The oldest-known vocal organ of a bird has been found in an Antarctic fossil that is related to ducks and geese and lived during the age of the dinosaurs, more than 66 million years ago.
The discovery of the Mesozoic Era vocal organ — called a syrinx — and its apparent absence in non-avian dinosaur fossils of the same age indicates that the organ may have originated late in the evolution of birds, and that other dinosaurs may not have been able to make noises similar to the bird calls we hear today. The findings were published today in the journal Nature.
Birds are direct descendants of dinosaurs and considered “living dinosaurs” by scientists.
“This finding helps explain why no such organ has been preserved in a non-bird dinosaur or crocodile relative,” said Julia Clarke, a paleontologist at The University of Texas at Austin’s Jackson School of Geosciences. Clarke, whose research is funded by the National Science Foundation (NSF), discovered the fossil syrinx and led the analysis. “This is another important step to figuring out what dinosaurs sounded like as well as giving us insight into the evolution of birds.”
The research was funded in part by NSF’s Division of Polar Programs and Division of Earth Sciences. Funding was also provided by Argentina’s Agencia Nacional de Promocion Cientifica y Tecnologica and the Gordon and Betty Moore Foundation.
Through its Division of Polar Programs, NSF manages the United States Antarctic Program, which manages almost all U.S. research on the southernmost continent.[xyz-ihs snippet=”adsense-body-ad”]The syrinx is made of stiff cartilage rings supporting soft tissues that vibrate to produce the complex songs and calls of modern birds. Cartilage does not fossilize as well as hard tissues, such as bone. But the high mineral content in the syrinx’s rings sometimes allows for fossilization. All other known examples of fossilized syrinxes occur in birds that lived long after non-avian dinosaurs went extinct.
The syrinx in question was discovered in a fossil of Vegavis iaai, a bird that lived during the Cretaceous period. In 2005, Clarke described the species, which was discovered on Antarctica’s Vega Island 13 years earlier by a team from the Argentine Antarctic Institute. However, it wasn’t until 2013 that Clarke noticed that the Vegavis fossil included a syrinx. During the past two years, the team searched the dinosaur fossil record for other examples of a syrinx. Thus far, they have found none.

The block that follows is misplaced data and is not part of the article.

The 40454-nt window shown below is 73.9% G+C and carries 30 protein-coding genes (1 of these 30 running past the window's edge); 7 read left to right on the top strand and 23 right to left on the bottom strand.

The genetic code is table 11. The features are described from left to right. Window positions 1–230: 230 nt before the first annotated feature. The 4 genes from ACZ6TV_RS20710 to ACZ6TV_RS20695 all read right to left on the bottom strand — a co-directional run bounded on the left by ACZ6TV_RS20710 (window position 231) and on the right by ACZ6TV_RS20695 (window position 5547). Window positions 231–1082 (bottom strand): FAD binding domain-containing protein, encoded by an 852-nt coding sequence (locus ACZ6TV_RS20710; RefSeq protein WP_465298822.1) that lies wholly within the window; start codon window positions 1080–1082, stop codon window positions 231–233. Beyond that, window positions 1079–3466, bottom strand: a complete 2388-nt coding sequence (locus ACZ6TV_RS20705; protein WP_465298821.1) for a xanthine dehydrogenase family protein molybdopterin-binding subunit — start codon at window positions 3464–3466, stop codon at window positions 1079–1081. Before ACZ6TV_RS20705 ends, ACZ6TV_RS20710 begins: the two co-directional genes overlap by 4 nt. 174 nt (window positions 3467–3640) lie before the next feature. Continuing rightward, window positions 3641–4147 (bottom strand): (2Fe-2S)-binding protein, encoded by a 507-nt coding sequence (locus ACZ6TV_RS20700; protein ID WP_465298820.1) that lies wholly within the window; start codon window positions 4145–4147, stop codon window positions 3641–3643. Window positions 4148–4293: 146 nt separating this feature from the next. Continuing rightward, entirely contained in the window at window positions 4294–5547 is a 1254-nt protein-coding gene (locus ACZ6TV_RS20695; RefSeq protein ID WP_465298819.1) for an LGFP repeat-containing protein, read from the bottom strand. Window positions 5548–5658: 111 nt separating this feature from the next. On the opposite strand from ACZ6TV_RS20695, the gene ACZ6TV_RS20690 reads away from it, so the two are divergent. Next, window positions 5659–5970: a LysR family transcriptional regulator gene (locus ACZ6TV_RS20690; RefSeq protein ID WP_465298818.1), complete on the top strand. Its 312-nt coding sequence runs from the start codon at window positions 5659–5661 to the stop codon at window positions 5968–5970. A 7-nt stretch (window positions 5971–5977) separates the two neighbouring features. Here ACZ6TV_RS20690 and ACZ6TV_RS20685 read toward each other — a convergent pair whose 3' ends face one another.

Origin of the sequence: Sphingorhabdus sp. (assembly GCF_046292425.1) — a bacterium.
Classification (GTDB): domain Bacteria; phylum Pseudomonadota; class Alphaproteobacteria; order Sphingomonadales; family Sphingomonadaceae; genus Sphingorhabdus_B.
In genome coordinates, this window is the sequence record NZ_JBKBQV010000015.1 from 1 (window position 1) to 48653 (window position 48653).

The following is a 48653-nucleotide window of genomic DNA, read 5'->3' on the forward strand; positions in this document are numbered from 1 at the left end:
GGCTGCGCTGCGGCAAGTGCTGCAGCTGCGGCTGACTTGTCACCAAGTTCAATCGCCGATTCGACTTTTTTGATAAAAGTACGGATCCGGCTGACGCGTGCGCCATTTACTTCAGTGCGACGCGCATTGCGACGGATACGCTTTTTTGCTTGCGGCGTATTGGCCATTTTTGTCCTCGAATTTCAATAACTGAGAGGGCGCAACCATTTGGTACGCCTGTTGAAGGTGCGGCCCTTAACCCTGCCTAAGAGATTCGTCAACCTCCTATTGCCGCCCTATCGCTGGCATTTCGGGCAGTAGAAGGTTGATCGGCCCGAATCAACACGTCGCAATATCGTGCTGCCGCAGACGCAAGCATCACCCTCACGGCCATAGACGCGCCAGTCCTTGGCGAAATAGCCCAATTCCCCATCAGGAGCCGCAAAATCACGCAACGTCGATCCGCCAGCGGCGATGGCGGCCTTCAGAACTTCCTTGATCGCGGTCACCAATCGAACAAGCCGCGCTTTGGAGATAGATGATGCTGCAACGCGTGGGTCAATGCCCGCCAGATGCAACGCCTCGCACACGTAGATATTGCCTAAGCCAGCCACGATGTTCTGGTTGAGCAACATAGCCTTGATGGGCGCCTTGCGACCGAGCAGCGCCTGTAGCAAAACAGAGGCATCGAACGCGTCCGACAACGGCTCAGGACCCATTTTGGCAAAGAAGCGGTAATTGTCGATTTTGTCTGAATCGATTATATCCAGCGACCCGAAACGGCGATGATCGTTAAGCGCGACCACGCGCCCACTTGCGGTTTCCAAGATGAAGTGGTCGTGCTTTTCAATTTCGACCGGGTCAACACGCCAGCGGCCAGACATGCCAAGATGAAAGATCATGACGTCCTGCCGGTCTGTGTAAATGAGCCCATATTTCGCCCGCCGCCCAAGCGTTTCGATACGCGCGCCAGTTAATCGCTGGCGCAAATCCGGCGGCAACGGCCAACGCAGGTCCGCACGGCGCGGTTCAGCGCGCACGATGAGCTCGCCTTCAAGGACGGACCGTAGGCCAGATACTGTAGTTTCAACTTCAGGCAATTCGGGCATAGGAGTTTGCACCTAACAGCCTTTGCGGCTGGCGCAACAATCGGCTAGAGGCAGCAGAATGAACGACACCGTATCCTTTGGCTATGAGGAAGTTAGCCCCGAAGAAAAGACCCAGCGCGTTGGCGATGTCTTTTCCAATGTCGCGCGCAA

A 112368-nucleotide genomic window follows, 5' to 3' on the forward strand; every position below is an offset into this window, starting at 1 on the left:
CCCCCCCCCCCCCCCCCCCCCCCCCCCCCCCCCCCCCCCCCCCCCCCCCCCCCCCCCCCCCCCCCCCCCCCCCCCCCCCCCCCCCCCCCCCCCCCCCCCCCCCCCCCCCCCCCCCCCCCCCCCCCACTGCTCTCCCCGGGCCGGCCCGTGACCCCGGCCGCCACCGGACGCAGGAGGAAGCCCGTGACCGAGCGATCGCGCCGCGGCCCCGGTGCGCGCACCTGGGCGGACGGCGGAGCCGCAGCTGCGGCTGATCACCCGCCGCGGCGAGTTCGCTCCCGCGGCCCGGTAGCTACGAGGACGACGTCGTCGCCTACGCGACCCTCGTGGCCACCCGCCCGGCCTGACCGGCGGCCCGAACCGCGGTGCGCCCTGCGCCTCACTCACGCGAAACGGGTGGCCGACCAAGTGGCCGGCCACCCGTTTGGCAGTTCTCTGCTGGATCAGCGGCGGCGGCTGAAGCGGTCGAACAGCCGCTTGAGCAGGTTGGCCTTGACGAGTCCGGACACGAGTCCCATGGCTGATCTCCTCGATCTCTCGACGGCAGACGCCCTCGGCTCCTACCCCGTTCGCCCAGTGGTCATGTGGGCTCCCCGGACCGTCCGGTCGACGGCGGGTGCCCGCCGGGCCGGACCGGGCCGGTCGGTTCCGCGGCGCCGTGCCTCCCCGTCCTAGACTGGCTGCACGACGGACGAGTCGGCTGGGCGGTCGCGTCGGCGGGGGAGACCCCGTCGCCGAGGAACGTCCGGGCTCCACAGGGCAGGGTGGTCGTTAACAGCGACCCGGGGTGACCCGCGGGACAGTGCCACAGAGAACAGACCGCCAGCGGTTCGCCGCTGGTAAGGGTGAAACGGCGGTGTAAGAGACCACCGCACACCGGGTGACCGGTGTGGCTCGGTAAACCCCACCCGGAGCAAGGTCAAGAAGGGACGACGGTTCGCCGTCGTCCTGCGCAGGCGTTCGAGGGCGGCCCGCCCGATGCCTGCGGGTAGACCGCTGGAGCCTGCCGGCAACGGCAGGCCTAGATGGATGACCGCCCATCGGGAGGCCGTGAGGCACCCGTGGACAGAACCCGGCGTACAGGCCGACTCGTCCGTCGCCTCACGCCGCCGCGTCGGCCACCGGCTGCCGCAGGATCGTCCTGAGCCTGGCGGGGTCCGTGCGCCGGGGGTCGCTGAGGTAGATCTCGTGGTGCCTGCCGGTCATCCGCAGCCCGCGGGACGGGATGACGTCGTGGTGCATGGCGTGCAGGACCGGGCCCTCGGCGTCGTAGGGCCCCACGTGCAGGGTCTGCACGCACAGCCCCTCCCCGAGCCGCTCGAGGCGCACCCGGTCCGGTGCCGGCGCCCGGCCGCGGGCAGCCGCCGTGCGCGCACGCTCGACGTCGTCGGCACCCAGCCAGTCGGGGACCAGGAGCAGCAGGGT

The asymmetrical shape of the syrinx indicates that the Vegavis could have made honking noises via sound sources in the right and left parts of the organ. The researchers also scanned syrinxes of other birds to compare to the Vegavis syrinx.
Franz Goller, a co-author and physiologist at the University of Utah, said the study is the beginning of the work to determine what the fossilized organ can tell us about the sounds of early birds.
“Here, we begin to outline how fossilizable characteristics of the syrinx may inform us about sound features, but we need a lot more data on living birds,” Goller said. “Remarkably, prior to this work, there is almost no discussion of these important questions.”
This study follows research that Clarke and other collaborators published in July, 2016, which found that some dinosaurs would likely have made closed-mouth vocalizations akin to ostrich booms, which don’t require a syrinx. Together, the two studies have major implications for dinosaur sound-making, Clarke said.
“To speculate wildly, we might have closed-mouth booms more similar to crocodilians in large-bodied dinosaurs like T. rex,” Clarke said. “But in the late Cretaceous, the sounds of the forest would be more diverse, possibly with the higher pitched calls of modern bird relatives.”
In addition, the evolution of vocal behavior can provide insights into other anatomical features, Clarke said, such as the development of bigger brains.
“The origin of birds is about so much more than the evolution of flight and feathers,” Clarke said.
To study sound production in more detail, part of the team is working with engineers to model sound-producing organs, a project funded by the Gordon and Betty Moore Foundation.
Other collaborators on the most recent study include Zhiheng Li of the Chinese Academy of Sciences, Key Laboratory in Paleontology and Paleoanthropology; Tobias Riede of Midwestern University in Arizona; Sankar Chatterjee of Texas Tech University; and Fernando Novas and Federico Agnolin of the Museo Nacional Berandino Rividavia.